How is Christ “a Sign of Offence”?

© Picpedia

I’ve been reading “Training in Christianity” (title also translated as “Practice in Christianity”) by Søren Kierkegaard and have been intrigued by a phrase he continually refers to right throughout the book. He says that Christ is both an “object of faith” and “a sign of offense”. I just thought I’d write a short piece here to really unpack what I think that latter phrase means and why it’s important. So how is Christ a “sign of offense”? Who does He offend? How? And why?

How can Christ offend without contradicting His own Nature?

Often we slip into the trap of presuming that Christ cannot be offensive as He is omnibenelovent and loves everyone unconditionally. However, we must also remember that He is additionally perfectly just and righteous. Now, for us Earthly humans, created things with limited finite rational minds, there clearly seems to be an apparent antinomy between these two qualities. Either you love everyone without conditions all the time and forgive everyone of everything and thereby forgo the demands and desires of justice and righteousness, or you enforce the requirements of the Law and punish everyone severely who does not abide by it. However, Christ refreshingly smashes this false, human paradigm wide open. He was simultaneously both perfectly just and perfectly loving. Love and forgiveness were right at the heart and epicentre of his ethics, life and teaching and yet he never actually broke any laws or commandments contained within the Torah/Pentateuch (first five books of the Tanakh/Old Testament/Hebrew Bible/Scriptures of Israel). Yes, He did violate the false, strict, unforgiving and inauthentic traditions and conventions which had been dreamt up by the Pharisees and which had gradually grown up to choke and surround the pure and true commandments originally set by God.

Who does God offend?

He offends the proud, the hypocrits, the sanctimonious, the selfish, the unforgiving, the intransigent and the unloving. He offends our prideful notion that we can save ourselves or even that we don’t need saving in the first place. He offends our foolish notions that we don’t need God, don’t need forgiveness, don’t need to repent and don’t need God to rule our lives as we can lead them ourselves. He destroys our illusions that we are good enough and unselfish enough and that our own merits earn us God’s grace. This is shown very clearly in Hannah’s prayer in 1 Samuel 2:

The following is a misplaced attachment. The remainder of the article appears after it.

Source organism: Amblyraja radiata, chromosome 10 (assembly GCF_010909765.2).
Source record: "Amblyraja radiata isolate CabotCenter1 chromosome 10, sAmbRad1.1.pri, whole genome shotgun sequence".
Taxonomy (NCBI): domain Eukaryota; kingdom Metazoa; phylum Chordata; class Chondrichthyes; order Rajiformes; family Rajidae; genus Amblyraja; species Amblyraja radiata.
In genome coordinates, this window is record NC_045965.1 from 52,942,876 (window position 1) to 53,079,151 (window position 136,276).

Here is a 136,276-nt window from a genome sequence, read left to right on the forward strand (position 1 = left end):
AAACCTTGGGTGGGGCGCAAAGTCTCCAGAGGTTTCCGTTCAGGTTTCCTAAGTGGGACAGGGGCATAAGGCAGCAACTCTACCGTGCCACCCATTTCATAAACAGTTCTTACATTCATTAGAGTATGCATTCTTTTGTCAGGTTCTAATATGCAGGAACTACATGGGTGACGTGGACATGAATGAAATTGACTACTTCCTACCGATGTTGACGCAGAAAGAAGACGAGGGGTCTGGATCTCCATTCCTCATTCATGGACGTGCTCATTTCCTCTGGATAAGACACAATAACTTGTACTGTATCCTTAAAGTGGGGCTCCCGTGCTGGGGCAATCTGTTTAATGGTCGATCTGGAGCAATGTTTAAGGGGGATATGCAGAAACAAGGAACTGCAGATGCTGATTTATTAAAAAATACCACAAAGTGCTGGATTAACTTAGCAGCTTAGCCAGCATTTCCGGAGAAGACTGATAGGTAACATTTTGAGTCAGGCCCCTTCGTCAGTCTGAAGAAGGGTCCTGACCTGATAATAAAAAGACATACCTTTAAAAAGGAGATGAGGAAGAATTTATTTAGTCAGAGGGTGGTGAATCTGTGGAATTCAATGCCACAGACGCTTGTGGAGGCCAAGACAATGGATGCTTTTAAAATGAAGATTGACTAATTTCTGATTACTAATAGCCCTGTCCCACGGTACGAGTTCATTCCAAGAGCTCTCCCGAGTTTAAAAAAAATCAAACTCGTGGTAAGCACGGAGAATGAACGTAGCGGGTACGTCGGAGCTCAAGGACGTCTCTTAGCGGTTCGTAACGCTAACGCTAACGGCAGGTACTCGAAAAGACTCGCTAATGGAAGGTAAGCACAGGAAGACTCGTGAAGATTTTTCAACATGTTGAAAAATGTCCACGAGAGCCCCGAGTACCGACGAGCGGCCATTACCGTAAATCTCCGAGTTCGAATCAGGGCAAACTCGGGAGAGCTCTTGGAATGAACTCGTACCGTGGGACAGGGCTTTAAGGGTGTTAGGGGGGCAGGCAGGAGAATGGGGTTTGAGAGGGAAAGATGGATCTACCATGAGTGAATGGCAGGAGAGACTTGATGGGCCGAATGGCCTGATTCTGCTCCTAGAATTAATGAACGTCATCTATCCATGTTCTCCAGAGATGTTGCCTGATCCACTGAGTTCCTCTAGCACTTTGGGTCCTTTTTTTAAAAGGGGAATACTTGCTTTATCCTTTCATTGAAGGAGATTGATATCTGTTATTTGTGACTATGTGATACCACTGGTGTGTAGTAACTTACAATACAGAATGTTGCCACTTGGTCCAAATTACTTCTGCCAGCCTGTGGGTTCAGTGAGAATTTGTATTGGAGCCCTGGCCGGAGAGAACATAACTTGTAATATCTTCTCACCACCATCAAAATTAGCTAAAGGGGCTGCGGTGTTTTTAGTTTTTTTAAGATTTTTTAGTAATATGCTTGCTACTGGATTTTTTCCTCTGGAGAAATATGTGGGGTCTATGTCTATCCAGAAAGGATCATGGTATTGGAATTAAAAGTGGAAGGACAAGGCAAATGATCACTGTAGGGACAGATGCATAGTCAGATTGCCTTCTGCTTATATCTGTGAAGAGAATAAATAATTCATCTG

And Hannah prayed and said,

“My heart exults in the Lord;
    my strength is exalted in the Lord.
My mouth derides my enemies,
    because I rejoice in your salvation.
“There is none holy like the Lord;
    there is none besides you;
    there is no rock like our God.
Talk no more so very proudly,
    let not arrogance come from your mouth;
for the Lord is a God of knowledge,
    and by him actions are weighed.
The bows of the mighty are broken,
    but the feeble bind on strength.
Those who were full have hired themselves out for bread,
    but those who were hungry have ceased to hunger.
The barren has borne seven,
    but she who has many children is forlorn.
The Lord kills and brings to life;
    he brings down to Sheol and raises up.
The Lord makes poor and makes rich;
    he brings low and he exalts.
He raises up the poor from the dust;
    he lifts the needy from the ash heap
to make them sit with princes
    and inherit a seat of honour.
For the pillars of the earth are the Lord‘s,
    and on them he has set the world.
“He will guard the feet of his faithful ones,
    but the wicked shall be cut off in darkness,
    for not by might shall a man prevail.
The adversaries of the Lord shall be broken to pieces;
    against them he will thunder in heaven.
The Lord will judge the ends of the earth;
    he will give strength to his king
    and exalt the power of his anointed.”

(1 Samuel 2:1-10)

and also in the Song of Mary/Magnificat:

“My soul magnifies the Lord,
and my spirit rejoices in God my Saviour,
for he has looked on the humble estate of his servant.
    For behold, from now on all generations will call me blessed;
for he who is mighty has done great things for me,
    and holy is his name.
And his mercy is for those who fear him
    from generation to generation.
He has shown strength with his arm;
    he has scattered the proud in the thoughts of their hearts;
he has brought down the mighty from their thrones
    and exalted those of humble estate;
he has filled the hungry with good things,
    and the rich he has sent away empty.
He has helped his servant Israel,
    in remembrance of his mercy,
as he spoke to our fathers,
    to Abraham and to his offspring for ever.”

(Luke 1:46-55)

© Detail of Franz Anton Maulpertsch’s painting “Visitation”

Why does God offend?

God offends out of and precisely because of His goodness and unconditional love. He wants the best for us and He knows us and our fallen, broken nature much more than even we know it ourselves because He created all of us in the first place. We, as humans, feel like He is offending us because He shows us our deep, long-standing and lasting need of Him.

By Ben Somervell

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